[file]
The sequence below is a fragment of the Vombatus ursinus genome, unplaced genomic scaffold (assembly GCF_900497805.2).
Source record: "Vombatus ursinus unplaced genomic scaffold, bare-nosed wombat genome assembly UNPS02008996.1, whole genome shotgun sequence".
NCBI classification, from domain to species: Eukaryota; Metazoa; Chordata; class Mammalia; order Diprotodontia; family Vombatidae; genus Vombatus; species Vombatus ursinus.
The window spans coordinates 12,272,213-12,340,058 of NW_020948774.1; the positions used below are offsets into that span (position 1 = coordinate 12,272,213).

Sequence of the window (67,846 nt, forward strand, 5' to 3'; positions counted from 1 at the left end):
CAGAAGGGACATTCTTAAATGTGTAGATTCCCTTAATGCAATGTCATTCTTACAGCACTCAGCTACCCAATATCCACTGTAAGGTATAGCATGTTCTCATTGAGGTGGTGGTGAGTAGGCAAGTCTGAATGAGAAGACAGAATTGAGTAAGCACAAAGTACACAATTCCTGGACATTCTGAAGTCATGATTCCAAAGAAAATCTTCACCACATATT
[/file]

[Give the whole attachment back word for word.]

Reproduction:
The sequence below is a fragment of the Vombatus ursinus genome, unplaced genomic scaffold (assembly GCF_900497805.2).
Source record: "Vombatus ursinus unplaced genomic scaffold, bare-nosed wombat genome assembly UNPS02008996.1, whole genome shotgun sequence".
NCBI classification, from domain to species: Eukaryota; Metazoa; Chordata; class Mammalia; order Diprotodontia; family Vombatidae; genus Vombatus; species Vombatus ursinus.
The window spans coordinates 12,272,213-12,340,058 of NW_020948774.1; the positions used below are offsets into that span (position 1 = coordinate 12,272,213).

Sequence of the window (67,846 nt, forward strand, 5' to 3'; positions counted from 1 at the left end):
CAGAAGGGACATTCTTAAATGTGTAGATTCCCTTAATGCAATGTCATTCTTACAGCACTCAGCTACCCAATATCCACTGTAAGGTATAGCATGTTCTCATTGAGGTGGTGGTGAGTAGGCAAGTCTGAATGAGAAGACAGAATTGAGTAAGCACAAAGTACACAATTCCTGGACATTCTGAAGTCATGATTCCAAAGAAAATCTTCACCACATATT